D  inLen                        10I 0 Const                                                    
     D  output                        1A   OPTIONS(*VARSIZE)                                        
     D  outLen                       10I 0 Const                                                    
     D  fromCCSID                    10I 0 Const OPTIONS(*NOPASS)                                   
     D  toCCSID                      10I 0 Const OPTIONS(*NOPASS)                                   
     D inputLen        S             10U 0                                                          
     D outputLen       S             10U 0                                                          
     D pInput          S               *                                                            
     D pOutput         S               *                                                            
     D from_CCSID      DS                  LikeDS(QtqCode_T) Inz(*LIKEDS)                           
     D to_CCSID        DS                  LikeDS(QtqCode_T) Inz(*LIKEDS)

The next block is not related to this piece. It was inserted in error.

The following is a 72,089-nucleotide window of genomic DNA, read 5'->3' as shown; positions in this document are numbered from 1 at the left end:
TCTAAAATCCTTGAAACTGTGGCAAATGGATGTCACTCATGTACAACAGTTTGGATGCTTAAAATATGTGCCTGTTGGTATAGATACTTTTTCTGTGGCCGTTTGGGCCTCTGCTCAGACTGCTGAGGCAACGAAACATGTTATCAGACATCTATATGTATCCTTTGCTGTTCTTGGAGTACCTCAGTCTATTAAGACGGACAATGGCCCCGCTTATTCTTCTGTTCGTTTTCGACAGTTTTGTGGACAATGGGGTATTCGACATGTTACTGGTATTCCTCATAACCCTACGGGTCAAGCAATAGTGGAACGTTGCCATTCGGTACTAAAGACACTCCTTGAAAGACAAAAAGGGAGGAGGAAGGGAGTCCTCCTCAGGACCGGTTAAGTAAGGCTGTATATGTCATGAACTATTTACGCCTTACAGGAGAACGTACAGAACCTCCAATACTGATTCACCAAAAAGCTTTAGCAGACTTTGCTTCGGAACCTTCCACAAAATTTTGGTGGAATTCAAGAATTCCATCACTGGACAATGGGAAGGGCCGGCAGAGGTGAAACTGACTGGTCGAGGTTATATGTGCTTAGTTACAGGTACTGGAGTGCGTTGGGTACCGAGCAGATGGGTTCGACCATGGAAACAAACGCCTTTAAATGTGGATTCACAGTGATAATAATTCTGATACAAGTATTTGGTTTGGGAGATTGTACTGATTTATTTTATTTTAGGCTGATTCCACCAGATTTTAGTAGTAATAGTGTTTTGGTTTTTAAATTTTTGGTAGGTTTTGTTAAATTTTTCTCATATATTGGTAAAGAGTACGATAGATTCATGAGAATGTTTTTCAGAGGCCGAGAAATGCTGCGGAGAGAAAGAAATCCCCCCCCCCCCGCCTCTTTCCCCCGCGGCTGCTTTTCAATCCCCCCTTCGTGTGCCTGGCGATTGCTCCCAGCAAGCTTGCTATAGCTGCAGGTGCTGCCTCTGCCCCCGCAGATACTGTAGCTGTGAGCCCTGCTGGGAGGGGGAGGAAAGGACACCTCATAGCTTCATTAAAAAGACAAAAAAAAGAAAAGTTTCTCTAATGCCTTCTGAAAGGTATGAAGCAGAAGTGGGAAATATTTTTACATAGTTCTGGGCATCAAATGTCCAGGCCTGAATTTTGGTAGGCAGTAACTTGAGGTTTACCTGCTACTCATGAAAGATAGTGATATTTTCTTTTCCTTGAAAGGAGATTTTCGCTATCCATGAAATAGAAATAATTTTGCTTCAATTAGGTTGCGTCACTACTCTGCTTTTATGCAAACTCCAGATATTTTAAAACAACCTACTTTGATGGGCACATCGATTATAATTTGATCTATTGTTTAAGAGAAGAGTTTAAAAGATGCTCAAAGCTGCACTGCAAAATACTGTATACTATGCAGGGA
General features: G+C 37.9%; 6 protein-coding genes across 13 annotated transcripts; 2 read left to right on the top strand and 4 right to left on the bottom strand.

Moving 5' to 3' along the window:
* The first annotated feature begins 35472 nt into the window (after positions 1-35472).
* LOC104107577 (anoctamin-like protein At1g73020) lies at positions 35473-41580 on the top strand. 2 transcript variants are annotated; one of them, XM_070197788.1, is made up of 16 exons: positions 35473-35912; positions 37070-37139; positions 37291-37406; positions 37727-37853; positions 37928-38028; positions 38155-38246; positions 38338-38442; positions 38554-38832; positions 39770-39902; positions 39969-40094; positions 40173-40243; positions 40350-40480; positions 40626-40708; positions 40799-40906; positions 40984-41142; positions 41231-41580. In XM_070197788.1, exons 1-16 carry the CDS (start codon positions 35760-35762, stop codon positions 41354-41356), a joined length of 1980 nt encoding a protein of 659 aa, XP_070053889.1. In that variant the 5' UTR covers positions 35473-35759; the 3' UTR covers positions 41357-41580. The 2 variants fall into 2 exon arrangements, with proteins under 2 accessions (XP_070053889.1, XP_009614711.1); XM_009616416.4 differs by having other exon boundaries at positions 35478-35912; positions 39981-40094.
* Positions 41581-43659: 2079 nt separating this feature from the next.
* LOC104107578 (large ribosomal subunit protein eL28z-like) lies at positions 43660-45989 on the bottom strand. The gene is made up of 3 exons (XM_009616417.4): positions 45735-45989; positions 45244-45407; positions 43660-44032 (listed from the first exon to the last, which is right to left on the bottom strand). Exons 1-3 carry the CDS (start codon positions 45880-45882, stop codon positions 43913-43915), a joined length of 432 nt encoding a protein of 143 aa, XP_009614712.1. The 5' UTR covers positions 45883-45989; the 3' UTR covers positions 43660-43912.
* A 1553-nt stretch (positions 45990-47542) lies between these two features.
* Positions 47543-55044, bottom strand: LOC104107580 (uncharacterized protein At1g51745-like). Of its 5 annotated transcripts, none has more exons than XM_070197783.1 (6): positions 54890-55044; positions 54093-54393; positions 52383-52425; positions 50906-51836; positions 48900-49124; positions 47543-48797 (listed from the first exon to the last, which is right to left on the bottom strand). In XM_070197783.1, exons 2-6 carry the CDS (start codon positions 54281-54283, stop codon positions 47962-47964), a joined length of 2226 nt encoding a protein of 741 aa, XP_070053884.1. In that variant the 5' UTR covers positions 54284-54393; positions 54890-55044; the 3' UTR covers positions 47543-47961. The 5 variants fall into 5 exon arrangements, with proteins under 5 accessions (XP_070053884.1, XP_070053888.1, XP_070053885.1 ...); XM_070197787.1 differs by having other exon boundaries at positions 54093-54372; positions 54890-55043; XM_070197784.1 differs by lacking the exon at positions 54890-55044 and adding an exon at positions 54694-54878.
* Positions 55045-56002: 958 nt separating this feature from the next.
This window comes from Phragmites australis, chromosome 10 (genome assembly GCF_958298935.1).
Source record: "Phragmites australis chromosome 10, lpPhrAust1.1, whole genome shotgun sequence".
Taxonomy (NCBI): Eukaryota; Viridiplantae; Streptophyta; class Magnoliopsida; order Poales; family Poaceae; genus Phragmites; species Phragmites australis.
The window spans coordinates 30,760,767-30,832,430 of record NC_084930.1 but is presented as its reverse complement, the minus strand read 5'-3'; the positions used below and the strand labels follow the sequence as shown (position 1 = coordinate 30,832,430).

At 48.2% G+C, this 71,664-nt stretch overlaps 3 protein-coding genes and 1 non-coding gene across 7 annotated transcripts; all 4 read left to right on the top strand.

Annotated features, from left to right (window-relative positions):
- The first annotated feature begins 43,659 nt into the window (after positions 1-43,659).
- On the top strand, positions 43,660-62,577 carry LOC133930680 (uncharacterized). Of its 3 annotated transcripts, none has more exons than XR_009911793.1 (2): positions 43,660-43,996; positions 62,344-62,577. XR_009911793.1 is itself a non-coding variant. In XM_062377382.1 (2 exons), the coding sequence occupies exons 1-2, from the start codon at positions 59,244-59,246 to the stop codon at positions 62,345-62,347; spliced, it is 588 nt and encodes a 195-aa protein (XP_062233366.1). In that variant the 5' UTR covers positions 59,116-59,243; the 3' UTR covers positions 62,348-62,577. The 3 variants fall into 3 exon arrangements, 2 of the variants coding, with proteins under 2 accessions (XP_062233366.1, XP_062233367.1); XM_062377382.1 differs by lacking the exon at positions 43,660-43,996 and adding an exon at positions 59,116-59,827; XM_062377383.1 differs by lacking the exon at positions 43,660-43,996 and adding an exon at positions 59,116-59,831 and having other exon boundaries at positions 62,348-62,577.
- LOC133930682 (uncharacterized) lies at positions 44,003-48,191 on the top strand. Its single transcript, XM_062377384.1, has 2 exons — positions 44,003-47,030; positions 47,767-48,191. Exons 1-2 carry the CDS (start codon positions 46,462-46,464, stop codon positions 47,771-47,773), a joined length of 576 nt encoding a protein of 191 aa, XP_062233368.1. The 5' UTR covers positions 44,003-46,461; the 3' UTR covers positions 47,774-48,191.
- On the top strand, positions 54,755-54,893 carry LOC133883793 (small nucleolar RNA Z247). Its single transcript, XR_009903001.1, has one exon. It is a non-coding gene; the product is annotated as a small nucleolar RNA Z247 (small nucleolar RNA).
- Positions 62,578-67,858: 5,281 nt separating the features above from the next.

D hConv           DS                  LikeDS(iconv_T) Inz(*LIKEDS)                             
     D CCSID           DS                  Qualified                                                
     D  UTF8                         10I 0 Inz(1208)                                                
     D  ASCII                        10I 0 Inz(819)                                                 
     D  JOB                          10I 0 Inz(0)                                                   
     D nErrNo          S             10I 0 Based(pErrNo)                                            
     D bytes           DS                  Qualified